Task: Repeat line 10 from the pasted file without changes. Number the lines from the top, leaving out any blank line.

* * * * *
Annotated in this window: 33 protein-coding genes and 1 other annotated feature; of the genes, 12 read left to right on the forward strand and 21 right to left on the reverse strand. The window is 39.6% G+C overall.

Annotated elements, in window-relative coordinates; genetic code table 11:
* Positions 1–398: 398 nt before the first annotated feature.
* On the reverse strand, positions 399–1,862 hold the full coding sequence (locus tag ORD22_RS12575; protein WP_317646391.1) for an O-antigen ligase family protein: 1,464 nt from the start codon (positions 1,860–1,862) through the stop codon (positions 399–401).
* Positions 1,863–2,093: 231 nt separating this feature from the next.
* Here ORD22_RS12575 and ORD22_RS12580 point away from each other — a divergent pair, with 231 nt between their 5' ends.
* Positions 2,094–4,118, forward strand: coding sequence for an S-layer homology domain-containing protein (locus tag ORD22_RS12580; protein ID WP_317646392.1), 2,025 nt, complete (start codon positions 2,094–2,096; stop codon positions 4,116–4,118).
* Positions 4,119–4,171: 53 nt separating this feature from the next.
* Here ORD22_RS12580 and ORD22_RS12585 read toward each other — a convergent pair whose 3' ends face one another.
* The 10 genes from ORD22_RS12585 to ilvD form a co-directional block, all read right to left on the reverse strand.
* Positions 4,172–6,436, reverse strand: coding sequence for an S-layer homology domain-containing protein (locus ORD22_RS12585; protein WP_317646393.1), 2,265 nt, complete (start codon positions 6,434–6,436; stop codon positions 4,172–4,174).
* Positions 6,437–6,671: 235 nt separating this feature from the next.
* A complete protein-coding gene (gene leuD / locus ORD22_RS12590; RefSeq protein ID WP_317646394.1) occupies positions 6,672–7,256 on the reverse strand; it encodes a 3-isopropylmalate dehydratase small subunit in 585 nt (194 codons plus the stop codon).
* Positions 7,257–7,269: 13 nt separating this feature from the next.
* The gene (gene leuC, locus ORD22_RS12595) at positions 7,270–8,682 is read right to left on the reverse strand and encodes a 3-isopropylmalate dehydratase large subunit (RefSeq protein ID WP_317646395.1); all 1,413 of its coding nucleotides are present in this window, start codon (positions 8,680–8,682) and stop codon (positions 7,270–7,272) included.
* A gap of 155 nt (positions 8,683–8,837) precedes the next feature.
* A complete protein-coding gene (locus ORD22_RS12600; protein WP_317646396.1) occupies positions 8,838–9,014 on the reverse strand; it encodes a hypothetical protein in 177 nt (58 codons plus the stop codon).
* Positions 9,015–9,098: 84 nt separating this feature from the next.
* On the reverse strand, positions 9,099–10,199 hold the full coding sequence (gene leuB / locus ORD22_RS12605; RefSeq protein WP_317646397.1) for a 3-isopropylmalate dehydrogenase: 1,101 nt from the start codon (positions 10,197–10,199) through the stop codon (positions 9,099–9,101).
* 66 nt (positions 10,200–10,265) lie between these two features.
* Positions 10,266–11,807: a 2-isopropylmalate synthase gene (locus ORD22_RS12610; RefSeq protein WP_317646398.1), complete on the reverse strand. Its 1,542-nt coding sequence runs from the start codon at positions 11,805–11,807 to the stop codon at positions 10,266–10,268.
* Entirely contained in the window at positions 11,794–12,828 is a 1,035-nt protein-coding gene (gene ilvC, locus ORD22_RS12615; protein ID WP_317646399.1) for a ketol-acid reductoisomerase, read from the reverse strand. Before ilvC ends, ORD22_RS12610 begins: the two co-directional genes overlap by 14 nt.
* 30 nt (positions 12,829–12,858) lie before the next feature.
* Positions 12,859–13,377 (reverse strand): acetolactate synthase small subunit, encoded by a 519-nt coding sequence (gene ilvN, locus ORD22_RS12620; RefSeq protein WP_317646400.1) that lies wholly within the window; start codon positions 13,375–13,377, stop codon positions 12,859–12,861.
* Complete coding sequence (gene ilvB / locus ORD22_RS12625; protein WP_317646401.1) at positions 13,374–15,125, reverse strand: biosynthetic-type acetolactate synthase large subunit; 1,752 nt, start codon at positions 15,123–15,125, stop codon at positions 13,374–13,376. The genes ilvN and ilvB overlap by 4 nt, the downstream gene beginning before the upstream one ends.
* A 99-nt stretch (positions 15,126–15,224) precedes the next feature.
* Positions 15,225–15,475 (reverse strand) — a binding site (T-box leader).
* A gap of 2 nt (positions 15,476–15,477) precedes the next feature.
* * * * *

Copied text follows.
* The 10 genes from ORD22_RS12585 to ilvD form a co-directional block, all read right to left on the reverse strand.